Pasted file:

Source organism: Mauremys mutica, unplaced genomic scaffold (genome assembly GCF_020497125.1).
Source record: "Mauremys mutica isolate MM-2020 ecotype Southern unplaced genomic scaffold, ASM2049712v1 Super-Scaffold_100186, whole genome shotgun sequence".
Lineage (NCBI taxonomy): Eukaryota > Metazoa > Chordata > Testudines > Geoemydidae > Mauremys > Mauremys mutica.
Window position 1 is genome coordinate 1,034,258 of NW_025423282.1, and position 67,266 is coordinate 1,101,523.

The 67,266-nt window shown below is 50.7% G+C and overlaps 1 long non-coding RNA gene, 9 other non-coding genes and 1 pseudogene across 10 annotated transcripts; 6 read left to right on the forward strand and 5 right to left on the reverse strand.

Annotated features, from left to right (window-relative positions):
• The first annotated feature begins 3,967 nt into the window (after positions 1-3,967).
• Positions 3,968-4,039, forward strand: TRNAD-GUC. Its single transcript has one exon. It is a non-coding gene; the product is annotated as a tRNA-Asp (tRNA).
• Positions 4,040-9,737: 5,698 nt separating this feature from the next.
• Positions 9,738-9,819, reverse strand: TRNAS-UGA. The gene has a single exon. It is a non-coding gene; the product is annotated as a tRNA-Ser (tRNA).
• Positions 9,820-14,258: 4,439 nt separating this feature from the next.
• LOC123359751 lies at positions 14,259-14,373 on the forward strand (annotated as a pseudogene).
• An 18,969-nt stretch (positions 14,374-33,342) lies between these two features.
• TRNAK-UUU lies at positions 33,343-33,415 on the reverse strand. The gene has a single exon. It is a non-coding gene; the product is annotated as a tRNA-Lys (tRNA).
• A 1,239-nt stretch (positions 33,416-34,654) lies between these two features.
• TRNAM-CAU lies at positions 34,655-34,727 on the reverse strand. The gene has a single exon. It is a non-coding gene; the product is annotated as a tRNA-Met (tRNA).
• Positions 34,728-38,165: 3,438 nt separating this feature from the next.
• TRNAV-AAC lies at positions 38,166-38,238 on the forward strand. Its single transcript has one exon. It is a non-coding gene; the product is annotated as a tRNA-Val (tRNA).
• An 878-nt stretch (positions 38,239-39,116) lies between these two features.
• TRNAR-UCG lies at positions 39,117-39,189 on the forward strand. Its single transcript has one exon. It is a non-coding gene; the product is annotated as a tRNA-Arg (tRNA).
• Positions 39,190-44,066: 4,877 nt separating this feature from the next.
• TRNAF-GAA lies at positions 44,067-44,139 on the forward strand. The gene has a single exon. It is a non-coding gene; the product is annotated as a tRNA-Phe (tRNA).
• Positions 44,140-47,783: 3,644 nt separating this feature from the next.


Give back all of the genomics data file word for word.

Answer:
Source organism: Mauremys mutica, unplaced genomic scaffold (genome assembly GCF_020497125.1).
Source record: "Mauremys mutica isolate MM-2020 ecotype Southern unplaced genomic scaffold, ASM2049712v1 Super-Scaffold_100186, whole genome shotgun sequence".
Lineage (NCBI taxonomy): Eukaryota > Metazoa > Chordata > Testudines > Geoemydidae > Mauremys > Mauremys mutica.
Window position 1 is genome coordinate 1,034,258 of NW_025423282.1, and position 67,266 is coordinate 1,101,523.

The 67,266-nt window shown below is 50.7% G+C and overlaps 1 long non-coding RNA gene, 9 other non-coding genes and 1 pseudogene across 10 annotated transcripts; 6 read left to right on the forward strand and 5 right to left on the reverse strand.

Annotated features, from left to right (window-relative positions):
• The first annotated feature begins 3,967 nt into the window (after positions 1-3,967).
• Positions 3,968-4,039, forward strand: TRNAD-GUC. Its single transcript has one exon. It is a non-coding gene; the product is annotated as a tRNA-Asp (tRNA).
• Positions 4,040-9,737: 5,698 nt separating this feature from the next.
• Positions 9,738-9,819, reverse strand: TRNAS-UGA. The gene has a single exon. It is a non-coding gene; the product is annotated as a tRNA-Ser (tRNA).
• Positions 9,820-14,258: 4,439 nt separating this feature from the next.
• LOC123359751 lies at positions 14,259-14,373 on the forward strand (annotated as a pseudogene).
• An 18,969-nt stretch (positions 14,374-33,342) lies between these two features.
• TRNAK-UUU lies at positions 33,343-33,415 on the reverse strand. The gene has a single exon. It is a non-coding gene; the product is annotated as a tRNA-Lys (tRNA).
• A 1,239-nt stretch (positions 33,416-34,654) lies between these two features.
• TRNAM-CAU lies at positions 34,655-34,727 on the reverse strand. The gene has a single exon. It is a non-coding gene; the product is annotated as a tRNA-Met (tRNA).
• Positions 34,728-38,165: 3,438 nt separating this feature from the next.
• TRNAV-AAC lies at positions 38,166-38,238 on the forward strand. Its single transcript has one exon. It is a non-coding gene; the product is annotated as a tRNA-Val (tRNA).
• An 878-nt stretch (positions 38,239-39,116) lies between these two features.
• TRNAR-UCG lies at positions 39,117-39,189 on the forward strand. Its single transcript has one exon. It is a non-coding gene; the product is annotated as a tRNA-Arg (tRNA).
• Positions 39,190-44,066: 4,877 nt separating this feature from the next.
• TRNAF-GAA lies at positions 44,067-44,139 on the forward strand. The gene has a single exon. It is a non-coding gene; the product is annotated as a tRNA-Phe (tRNA).
• Positions 44,140-47,783: 3,644 nt separating this feature from the next.